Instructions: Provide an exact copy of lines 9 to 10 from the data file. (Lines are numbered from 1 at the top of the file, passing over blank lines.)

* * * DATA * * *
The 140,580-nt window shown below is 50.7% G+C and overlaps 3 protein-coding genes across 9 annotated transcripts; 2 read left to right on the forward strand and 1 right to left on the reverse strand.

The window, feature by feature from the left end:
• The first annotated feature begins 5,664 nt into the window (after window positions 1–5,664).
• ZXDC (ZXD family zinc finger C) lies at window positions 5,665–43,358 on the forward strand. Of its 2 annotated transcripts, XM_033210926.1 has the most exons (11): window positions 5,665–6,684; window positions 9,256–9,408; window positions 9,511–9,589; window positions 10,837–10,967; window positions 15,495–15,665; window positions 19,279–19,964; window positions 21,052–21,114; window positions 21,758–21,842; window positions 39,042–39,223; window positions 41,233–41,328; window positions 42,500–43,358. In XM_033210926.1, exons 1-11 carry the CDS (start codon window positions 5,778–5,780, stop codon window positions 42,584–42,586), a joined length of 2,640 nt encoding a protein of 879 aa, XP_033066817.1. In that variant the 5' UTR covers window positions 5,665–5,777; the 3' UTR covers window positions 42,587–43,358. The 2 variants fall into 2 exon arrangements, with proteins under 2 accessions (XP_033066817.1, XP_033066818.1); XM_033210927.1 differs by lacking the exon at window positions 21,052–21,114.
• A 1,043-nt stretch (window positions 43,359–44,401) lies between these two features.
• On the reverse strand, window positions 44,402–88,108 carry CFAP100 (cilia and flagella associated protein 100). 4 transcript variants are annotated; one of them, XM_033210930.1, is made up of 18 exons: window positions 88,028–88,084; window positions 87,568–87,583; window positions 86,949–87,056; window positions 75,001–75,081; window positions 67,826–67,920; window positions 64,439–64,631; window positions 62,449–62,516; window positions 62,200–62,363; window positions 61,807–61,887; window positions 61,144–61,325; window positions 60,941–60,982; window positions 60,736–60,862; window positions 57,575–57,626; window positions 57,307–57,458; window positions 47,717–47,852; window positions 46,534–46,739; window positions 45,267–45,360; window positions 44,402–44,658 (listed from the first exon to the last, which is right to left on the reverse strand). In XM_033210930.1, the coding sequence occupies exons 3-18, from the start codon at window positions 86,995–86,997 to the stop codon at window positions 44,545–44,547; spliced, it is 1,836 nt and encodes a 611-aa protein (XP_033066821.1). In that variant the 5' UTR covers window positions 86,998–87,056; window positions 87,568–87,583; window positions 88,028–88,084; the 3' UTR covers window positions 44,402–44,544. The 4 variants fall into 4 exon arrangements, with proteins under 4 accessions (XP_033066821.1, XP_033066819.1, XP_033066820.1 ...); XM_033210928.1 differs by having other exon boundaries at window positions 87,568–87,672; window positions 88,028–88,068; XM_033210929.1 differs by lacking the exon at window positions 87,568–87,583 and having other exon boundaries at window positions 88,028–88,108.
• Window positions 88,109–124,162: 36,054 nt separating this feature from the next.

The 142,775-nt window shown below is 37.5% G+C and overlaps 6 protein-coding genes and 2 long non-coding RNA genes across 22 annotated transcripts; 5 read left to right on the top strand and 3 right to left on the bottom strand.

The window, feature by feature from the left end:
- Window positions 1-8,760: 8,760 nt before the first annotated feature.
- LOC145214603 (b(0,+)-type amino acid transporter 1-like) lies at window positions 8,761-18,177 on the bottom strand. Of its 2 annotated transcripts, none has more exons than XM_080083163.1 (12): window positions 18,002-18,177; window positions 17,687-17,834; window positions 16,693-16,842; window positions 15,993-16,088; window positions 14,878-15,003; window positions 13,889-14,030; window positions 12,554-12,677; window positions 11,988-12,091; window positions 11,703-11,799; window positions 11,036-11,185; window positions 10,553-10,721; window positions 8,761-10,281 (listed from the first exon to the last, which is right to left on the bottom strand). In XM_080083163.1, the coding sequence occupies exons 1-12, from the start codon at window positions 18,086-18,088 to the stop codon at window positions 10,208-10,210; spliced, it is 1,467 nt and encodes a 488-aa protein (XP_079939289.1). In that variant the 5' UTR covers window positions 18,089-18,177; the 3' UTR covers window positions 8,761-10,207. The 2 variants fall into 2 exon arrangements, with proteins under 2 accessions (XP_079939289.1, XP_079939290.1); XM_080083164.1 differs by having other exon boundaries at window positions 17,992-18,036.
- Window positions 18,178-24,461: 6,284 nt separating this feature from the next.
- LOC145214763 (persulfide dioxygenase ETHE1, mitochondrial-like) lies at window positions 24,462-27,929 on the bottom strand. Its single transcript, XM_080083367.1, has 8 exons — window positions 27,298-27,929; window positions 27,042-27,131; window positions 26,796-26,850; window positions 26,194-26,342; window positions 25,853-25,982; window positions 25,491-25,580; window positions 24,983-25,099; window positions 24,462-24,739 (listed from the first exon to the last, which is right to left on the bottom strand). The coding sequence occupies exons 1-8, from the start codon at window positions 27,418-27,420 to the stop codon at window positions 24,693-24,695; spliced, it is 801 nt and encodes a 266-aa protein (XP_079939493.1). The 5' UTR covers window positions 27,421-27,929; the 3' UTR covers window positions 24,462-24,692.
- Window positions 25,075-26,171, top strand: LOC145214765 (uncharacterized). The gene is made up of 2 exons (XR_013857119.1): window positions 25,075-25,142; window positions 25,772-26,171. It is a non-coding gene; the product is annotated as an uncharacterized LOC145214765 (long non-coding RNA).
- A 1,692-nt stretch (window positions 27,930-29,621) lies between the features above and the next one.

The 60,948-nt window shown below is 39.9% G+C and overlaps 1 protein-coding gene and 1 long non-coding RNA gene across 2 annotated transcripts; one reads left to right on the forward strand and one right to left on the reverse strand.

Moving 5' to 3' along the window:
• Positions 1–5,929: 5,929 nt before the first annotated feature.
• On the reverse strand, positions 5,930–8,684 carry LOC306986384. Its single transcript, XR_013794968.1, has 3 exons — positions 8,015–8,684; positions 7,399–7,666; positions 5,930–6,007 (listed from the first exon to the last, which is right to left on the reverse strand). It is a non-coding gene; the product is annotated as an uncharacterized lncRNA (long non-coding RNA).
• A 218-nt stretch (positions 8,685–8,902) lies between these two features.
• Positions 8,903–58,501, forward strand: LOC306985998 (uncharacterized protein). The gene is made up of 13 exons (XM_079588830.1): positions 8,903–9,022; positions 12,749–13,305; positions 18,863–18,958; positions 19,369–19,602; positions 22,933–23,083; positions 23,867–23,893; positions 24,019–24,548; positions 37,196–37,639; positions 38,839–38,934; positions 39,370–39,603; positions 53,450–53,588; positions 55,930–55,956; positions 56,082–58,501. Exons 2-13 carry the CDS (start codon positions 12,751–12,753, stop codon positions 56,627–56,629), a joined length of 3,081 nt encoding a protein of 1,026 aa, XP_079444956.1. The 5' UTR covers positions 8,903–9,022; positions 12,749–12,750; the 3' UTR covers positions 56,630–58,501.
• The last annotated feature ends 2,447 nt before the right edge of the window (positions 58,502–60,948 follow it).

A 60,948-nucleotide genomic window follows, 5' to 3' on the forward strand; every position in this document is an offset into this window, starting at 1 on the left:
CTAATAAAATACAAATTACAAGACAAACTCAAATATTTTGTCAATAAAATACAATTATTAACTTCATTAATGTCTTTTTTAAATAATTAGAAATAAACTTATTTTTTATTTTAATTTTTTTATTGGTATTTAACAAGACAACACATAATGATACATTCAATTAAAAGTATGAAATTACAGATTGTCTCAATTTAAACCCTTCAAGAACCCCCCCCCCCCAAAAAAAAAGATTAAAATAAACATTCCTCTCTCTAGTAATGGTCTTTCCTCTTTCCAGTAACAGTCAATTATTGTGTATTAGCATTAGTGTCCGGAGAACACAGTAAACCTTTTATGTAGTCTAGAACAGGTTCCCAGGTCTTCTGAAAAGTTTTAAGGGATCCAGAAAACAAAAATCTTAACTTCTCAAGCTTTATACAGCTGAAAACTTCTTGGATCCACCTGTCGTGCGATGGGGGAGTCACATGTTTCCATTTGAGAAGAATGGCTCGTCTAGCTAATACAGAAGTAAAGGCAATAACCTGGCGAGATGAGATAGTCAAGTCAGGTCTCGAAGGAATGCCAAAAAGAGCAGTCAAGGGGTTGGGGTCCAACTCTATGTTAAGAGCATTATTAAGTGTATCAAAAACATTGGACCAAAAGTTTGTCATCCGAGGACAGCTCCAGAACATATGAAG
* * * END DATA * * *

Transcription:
The window, feature by feature from the left end:
- Window positions 1-8,760: 8,760 nt before the first annotated feature.